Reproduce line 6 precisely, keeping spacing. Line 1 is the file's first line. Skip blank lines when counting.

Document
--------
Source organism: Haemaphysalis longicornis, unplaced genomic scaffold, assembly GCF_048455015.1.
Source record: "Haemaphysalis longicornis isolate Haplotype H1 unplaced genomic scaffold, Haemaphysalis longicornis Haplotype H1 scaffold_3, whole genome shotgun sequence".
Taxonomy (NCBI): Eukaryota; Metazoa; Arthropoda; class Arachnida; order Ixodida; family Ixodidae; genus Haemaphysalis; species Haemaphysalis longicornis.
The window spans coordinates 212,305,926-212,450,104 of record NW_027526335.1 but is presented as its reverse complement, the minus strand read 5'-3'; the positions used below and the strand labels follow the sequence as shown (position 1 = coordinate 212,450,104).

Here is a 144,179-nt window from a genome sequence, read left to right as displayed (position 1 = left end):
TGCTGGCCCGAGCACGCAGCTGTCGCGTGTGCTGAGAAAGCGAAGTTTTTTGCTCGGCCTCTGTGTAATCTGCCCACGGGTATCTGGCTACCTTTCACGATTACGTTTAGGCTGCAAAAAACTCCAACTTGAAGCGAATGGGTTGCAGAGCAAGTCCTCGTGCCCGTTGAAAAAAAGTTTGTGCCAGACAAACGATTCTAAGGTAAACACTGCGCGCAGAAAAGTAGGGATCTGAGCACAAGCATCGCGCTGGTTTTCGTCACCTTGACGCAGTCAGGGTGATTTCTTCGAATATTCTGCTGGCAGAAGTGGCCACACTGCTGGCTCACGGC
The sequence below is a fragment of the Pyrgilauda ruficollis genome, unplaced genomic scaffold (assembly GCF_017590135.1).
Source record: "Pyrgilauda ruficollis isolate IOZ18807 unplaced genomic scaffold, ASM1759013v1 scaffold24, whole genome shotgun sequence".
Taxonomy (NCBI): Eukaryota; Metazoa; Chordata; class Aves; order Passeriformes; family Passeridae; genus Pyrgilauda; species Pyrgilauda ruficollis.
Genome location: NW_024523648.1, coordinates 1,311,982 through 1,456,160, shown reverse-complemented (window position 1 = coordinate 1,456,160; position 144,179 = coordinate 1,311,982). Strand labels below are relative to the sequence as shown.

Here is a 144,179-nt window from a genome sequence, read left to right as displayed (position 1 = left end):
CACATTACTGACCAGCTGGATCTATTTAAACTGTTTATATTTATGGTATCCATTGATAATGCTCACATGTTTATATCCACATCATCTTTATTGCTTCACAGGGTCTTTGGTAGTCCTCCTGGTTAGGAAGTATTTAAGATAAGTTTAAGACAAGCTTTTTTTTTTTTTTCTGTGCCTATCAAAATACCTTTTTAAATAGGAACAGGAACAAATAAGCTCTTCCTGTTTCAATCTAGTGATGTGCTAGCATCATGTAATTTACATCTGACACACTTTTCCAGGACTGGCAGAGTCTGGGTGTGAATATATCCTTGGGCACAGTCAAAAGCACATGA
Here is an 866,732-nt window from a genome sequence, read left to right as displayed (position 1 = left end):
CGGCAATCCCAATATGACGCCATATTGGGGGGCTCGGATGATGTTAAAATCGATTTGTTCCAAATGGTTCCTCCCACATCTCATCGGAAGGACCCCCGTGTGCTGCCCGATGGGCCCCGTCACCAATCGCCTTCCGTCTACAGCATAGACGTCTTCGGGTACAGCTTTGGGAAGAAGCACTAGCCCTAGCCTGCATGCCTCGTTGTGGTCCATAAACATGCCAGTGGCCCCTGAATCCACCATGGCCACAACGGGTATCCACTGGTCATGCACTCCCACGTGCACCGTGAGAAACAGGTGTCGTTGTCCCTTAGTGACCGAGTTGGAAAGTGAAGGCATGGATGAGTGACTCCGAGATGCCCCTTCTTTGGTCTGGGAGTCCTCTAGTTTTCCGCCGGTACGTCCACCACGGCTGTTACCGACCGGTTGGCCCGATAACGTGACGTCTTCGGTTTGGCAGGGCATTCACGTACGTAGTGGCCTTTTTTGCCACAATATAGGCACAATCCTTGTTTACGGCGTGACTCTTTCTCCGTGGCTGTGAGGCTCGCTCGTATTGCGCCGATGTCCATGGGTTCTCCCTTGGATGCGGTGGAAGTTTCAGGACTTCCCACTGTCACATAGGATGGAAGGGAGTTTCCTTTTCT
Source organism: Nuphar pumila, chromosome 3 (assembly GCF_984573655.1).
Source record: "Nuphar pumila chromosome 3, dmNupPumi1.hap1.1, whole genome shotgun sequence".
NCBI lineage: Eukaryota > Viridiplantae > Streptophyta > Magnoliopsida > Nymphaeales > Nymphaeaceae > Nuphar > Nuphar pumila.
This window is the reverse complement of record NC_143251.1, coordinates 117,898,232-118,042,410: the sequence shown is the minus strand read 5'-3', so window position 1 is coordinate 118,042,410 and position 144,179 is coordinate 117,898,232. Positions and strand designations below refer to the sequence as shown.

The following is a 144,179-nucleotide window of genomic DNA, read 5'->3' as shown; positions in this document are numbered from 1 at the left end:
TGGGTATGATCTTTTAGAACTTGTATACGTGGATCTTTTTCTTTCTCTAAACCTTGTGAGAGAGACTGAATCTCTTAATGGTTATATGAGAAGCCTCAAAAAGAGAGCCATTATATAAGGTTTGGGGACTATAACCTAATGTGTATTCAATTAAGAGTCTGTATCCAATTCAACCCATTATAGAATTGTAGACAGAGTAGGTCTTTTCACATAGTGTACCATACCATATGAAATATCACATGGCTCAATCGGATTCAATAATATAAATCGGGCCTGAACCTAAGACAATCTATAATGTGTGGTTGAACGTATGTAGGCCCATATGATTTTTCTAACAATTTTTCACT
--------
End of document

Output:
TGCTGGCCCGAGCACGCAGCTGTCGCGTGTGCTGAGAAAGCGAAGTTTTTTGCTCGGCCTCTGTGTAATCTGCCCACGGGTATCTGGCTACCTTTCACGATTACGTTTAGGCTGCAAAAAACTCCAACTTGAAGCGAATGGGTTGCAGAGCAAGTCCTCGTGCCCGTTGAAAAAAAGTTTGTGCCAGACAAACGATTCTAAGGTAAACACTGCGCGCAGAAAAGTAGGGATCTGAGCACAAGCATCGCGCTGGTTTTCGTCACCTTGACGCAGTCAGGGTGATTTCTTCGAATATTCTGCTGGCAGAAGTGGCCACACTGCTGGCTCACGGC